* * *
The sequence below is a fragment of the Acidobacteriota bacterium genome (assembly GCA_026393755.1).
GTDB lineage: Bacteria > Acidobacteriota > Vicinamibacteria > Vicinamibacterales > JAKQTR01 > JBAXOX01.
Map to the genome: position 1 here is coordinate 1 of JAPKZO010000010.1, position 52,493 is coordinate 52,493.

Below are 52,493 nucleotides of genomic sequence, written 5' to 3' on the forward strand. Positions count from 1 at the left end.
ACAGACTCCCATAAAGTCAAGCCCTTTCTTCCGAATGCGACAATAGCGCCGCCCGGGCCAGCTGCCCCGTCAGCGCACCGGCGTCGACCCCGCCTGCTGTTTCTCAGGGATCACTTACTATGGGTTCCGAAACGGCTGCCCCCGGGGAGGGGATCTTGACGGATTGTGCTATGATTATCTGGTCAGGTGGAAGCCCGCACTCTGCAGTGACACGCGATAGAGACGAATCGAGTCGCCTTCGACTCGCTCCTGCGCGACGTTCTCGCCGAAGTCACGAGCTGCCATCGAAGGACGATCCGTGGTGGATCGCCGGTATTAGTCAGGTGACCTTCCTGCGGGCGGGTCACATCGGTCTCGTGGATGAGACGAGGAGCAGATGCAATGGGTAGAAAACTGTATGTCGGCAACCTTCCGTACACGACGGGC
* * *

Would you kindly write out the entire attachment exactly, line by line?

The sequence below is a fragment of the Acidobacteriota bacterium genome (assembly GCA_026393755.1).
GTDB lineage: Bacteria > Acidobacteriota > Vicinamibacteria > Vicinamibacterales > JAKQTR01 > JBAXOX01.
Map to the genome: position 1 here is coordinate 1 of JAPKZO010000010.1, position 52,493 is coordinate 52,493.

Below are 52,493 nucleotides of genomic sequence, written 5' to 3' on the forward strand. Positions count from 1 at the left end.
ACAGACTCCCATAAAGTCAAGCCCTTTCTTCCGAATGCGACAATAGCGCCGCCCGGGCCAGCTGCCCCGTCAGCGCACCGGCGTCGACCCCGCCTGCTGTTTCTCAGGGATCACTTACTATGGGTTCCGAAACGGCTGCCCCCGGGGAGGGGATCTTGACGGATTGTGCTATGATTATCTGGTCAGGTGGAAGCCCGCACTCTGCAGTGACACGCGATAGAGACGAATCGAGTCGCCTTCGACTCGCTCCTGCGCGACGTTCTCGCCGAAGTCACGAGCTGCCATCGAAGGACGATCCGTGGTGGATCGCCGGTATTAGTCAGGTGACCTTCCTGCGGGCGGGTCACATCGGTCTCGTGGATGAGACGAGGAGCAGATGCAATGGGTAGAAAACTGTATGTCGGCAACCTTCCGTACACGACGGGC